## Explanation

In this example, the goal is to count rows where the value in column one is "A" or "B" and the value in column two is "X", "Y", or "Z". In the worksheet shown, we are using array constants to hold the values of interest, but the article also shows how to use cell references instead. In simple scenarios, you can use Boolean logic and the addition operator (+) to count with OR logic, but as the number of values being testing increases, the formula becomes unwieldy. To keep the formula as tidy as possible, this example uses the MATCH function together with the ISNUMBER function to check more than one value at a time.

### ISNUMBER + MATCH

Working from the inside out, each condition is applied with a separate ISNUMBER + MATCH expression. To generate a count of rows in column one where the value is A or B we use the following code:

```
ISNUMBER(MATCH(B5:B11,{"A","B"},0)
```

Notice the values "A" and "B" are supplied as an array constant and *match_type* is set to zero for an exact match.

*Note: the configuration for MATCH may appear "reversed" from what you might expect. This is necessary in order to preserve the structure of the source data in the results returned by MATCH, i.e. we get back seven results, one for each row in B5:B11.*

Since we give the MATCH function 7 values to look for, MATCH returns an array that contains 7 results like this:

```
{1;2;#N/A;1;2;1;2}
```

Each number in this array represents a match on "A" or "B" in Column B (1="A", 2="B"). An #N/A error indicates a row where neither value was found. These results are delivered directly to the ISNUMBER function, which is used to convert the values from MATCH into simple TRUE and FALSE results:

```
ISNUMBER({1;2;#N/A;1;2;1;2})
```

ISNUMBER returns a new array that looks like this:

```
{TRUE;TRUE;FALSE;TRUE;TRUE;TRUE;TRUE}
```

In this array, TRUE values represent rows where "A" or "B" were found in column B. The next step is to test for "X","Y",or "Z" in column C, and for this we use exactly the same approach:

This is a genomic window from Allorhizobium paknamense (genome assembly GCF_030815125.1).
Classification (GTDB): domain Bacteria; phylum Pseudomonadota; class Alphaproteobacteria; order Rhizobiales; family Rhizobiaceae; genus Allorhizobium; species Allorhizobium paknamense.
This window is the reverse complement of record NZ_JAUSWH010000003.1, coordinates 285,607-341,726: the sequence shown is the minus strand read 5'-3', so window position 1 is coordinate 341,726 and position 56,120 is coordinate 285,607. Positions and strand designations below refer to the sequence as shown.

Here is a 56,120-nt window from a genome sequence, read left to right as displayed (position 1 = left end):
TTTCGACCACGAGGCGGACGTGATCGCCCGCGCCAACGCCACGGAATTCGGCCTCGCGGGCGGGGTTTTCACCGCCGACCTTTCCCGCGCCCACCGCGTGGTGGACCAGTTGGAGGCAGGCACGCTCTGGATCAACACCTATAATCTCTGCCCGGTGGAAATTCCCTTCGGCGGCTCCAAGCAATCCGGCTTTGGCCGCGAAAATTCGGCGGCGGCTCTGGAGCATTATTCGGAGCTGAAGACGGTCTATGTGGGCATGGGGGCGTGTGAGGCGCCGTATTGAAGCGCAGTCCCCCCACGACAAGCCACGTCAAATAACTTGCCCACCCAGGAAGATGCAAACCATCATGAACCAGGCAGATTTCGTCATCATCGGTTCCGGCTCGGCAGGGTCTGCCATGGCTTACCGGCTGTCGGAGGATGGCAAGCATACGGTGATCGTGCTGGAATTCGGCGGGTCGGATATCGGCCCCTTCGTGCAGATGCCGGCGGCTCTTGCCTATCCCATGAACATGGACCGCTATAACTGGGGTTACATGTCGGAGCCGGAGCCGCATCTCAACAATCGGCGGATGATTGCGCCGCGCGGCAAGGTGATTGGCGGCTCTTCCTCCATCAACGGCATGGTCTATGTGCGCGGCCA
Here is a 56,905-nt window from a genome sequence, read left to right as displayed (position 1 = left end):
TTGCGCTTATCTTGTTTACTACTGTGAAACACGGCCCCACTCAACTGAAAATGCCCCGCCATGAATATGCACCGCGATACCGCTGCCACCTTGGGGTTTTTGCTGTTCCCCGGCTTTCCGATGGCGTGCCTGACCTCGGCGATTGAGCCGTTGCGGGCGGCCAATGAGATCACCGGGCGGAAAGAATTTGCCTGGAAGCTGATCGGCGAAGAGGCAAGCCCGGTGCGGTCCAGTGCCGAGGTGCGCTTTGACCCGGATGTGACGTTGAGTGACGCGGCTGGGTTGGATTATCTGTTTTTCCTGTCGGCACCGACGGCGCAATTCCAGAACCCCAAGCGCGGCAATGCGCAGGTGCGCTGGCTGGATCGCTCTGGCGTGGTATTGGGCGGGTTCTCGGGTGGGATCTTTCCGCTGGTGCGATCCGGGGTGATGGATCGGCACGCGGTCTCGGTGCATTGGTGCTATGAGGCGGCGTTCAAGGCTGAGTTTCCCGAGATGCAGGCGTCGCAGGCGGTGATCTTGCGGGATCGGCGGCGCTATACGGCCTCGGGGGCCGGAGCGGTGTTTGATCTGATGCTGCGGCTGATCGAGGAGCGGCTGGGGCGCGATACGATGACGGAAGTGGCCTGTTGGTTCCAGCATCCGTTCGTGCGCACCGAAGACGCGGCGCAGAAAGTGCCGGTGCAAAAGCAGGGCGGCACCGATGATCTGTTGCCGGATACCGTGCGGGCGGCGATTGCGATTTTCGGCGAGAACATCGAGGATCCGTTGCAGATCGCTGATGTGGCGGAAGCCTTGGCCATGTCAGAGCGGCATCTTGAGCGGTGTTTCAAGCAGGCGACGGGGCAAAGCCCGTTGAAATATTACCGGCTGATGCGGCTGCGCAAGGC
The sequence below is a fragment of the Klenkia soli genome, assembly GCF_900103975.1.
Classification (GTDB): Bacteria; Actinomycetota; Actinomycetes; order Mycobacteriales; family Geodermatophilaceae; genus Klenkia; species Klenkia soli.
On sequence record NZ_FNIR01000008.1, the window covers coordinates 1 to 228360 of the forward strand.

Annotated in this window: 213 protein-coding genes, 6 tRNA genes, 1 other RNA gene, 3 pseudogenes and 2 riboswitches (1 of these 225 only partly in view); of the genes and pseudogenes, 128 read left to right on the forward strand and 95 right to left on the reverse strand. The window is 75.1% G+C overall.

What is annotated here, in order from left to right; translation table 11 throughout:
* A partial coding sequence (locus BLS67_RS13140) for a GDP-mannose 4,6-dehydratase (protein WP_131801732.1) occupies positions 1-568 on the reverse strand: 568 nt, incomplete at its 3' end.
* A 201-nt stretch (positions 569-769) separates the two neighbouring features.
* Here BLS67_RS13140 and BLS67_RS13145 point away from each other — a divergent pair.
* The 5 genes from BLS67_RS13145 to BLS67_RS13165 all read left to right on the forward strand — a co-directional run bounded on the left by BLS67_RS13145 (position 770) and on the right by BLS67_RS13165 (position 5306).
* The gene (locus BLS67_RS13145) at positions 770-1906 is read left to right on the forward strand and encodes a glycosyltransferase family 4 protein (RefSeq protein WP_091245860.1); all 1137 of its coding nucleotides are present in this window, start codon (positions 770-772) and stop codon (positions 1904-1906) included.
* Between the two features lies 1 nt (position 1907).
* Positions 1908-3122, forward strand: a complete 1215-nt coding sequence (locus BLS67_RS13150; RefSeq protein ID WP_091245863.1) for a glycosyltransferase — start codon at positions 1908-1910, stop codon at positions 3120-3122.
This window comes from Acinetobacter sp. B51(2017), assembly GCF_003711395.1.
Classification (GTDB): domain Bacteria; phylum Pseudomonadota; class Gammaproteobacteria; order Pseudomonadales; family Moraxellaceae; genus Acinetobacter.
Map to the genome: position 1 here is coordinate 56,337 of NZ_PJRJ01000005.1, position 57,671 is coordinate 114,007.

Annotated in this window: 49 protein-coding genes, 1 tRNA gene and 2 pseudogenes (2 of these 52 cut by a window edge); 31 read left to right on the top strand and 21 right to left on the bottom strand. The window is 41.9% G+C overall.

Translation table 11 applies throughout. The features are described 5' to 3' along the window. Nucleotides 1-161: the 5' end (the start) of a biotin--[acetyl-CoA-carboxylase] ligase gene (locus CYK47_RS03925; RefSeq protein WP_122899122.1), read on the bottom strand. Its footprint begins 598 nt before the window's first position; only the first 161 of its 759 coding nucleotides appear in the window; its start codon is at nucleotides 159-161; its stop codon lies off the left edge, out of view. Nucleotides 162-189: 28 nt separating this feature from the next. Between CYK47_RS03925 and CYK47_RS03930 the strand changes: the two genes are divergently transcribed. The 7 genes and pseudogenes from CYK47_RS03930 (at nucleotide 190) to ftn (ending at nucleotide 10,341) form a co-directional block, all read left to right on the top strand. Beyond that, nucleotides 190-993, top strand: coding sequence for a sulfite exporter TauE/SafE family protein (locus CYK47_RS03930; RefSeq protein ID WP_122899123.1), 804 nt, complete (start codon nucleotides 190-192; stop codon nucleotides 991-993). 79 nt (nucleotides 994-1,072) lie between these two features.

```
ISNUMBER(MATCH(C5:C11,{"X","Y","Z"},0))
```

With the above configuration, the MATCH function returns the following array:

```
{1;2;3;3;#N/A;1;2}
```

As before, the ISNUMBER function converts these results to TRUE and FALSE values and returns an array like this:

```
{TRUE;TRUE;TRUE;TRUE;FALSE;TRUE;TRUE}
```

We now have everything we need to perform the count, and for this we use the SUMPRODUCT function.

### SUMPRODUCT function

The final step in the formula is to tally up the rows that meet the criteria outlined above. In the example shown, the formula in F10 is:

```
=SUMPRODUCT(ISNUMBER(MATCH(B5:B11,{"A","B"},0))*
ISNUMBER(MATCH(C5:C11,{"X","Y","Z"},0)))
```

After the two MATCH and ISNUMBER expressions are evaluated, the formula simplifies to the following:

```
=SUMPRODUCT({TRUE;TRUE;FALSE;TRUE;TRUE;TRUE;TRUE}*{TRUE;TRUE;TRUE;TRUE;FALSE;TRUE;TRUE})
```

Next, the two arrays are multiplied together inside SUMPRODUCT, which automatically converts TRUE FALSE values to 1s and 0s as a result of the math operation:

```
=SUMPRODUCT({1;1;0;1;1;1;1}*{1;1;1;1;0;1;1})
```

Once the two arrays are multiplied together, we have a single array like this:

```
=SUMPRODUCT({1;1;0;1;0;1;1}) // returns 5
```

In this array, a 1 signifies a row that meets all criteria and a 0 indicates a row that does not. With just a single array to process, SUMPRODUCT sums the array and returns a final result of 5.

### With cell references

The example above uses hardcoded array constants, but you can also use cell references:

```
=SUMPRODUCT(ISNUMBER(MATCH(B5:B11,E5:E6,0))*ISNUMBER(MATCH(C5:C11,F5:F7,0)))
```

This approach can be "scaled up" to handle more criteria. You can see an example in this formula challenge.

*Note: The SUMPRODUCT function is used below for compatibility with Legacy Excel. In the current version of Excel, you can use the SUM function instead. For more on this topic, see: Why SUMPRODUCT?*